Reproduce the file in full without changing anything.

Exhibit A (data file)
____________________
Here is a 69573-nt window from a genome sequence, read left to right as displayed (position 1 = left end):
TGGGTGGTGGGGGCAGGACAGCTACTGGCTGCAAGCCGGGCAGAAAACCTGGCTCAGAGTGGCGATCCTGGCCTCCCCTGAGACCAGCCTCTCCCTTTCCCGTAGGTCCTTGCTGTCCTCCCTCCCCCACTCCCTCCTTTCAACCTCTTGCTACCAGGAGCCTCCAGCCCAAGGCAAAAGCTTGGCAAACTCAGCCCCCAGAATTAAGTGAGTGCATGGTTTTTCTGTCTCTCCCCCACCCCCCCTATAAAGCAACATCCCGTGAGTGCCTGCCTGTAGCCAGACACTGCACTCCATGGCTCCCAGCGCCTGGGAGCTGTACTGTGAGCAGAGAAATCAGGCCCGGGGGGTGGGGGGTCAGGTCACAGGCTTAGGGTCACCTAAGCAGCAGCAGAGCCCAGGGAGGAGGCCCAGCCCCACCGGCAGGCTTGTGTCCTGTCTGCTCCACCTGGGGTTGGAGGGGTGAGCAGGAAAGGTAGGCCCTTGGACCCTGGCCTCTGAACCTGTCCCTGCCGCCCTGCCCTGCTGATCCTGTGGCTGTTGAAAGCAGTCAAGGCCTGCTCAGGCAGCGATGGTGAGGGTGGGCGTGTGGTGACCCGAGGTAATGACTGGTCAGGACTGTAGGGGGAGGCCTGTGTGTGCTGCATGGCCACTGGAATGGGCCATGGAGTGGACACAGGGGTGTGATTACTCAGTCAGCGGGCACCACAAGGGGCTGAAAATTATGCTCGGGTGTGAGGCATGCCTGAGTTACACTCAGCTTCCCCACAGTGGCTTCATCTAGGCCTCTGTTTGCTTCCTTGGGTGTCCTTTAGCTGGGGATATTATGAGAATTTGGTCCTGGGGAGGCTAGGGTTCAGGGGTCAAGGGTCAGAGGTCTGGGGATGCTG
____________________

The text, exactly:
Here is a 69573-nt window from a genome sequence, read left to right as displayed (position 1 = left end):
TGGGTGGTGGGGGCAGGACAGCTACTGGCTGCAAGCCGGGCAGAAAACCTGGCTCAGAGTGGCGATCCTGGCCTCCCCTGAGACCAGCCTCTCCCTTTCCCGTAGGTCCTTGCTGTCCTCCCTCCCCCACTCCCTCCTTTCAACCTCTTGCTACCAGGAGCCTCCAGCCCAAGGCAAAAGCTTGGCAAACTCAGCCCCCAGAATTAAGTGAGTGCATGGTTTTTCTGTCTCTCCCCCACCCCCCCTATAAAGCAACATCCCGTGAGTGCCTGCCTGTAGCCAGACACTGCACTCCATGGCTCCCAGCGCCTGGGAGCTGTACTGTGAGCAGAGAAATCAGGCCCGGGGGGTGGGGGGTCAGGTCACAGGCTTAGGGTCACCTAAGCAGCAGCAGAGCCCAGGGAGGAGGCCCAGCCCCACCGGCAGGCTTGTGTCCTGTCTGCTCCACCTGGGGTTGGAGGGGTGAGCAGGAAAGGTAGGCCCTTGGACCCTGGCCTCTGAACCTGTCCCTGCCGCCCTGCCCTGCTGATCCTGTGGCTGTTGAAAGCAGTCAAGGCCTGCTCAGGCAGCGATGGTGAGGGTGGGCGTGTGGTGACCCGAGGTAATGACTGGTCAGGACTGTAGGGGGAGGCCTGTGTGTGCTGCATGGCCACTGGAATGGGCCATGGAGTGGACACAGGGGTGTGATTACTCAGTCAGCGGGCACCACAAGGGGCTGAAAATTATGCTCGGGTGTGAGGCATGCCTGAGTTACACTCAGCTTCCCCACAGTGGCTTCATCTAGGCCTCTGTTTGCTTCCTTGGGTGTCCTTTAGCTGGGGATATTATGAGAATTTGGTCCTGGGGAGGCTAGGGTTCAGGGGTCAAGGGTCAGAGGTCTGGGGATGCTG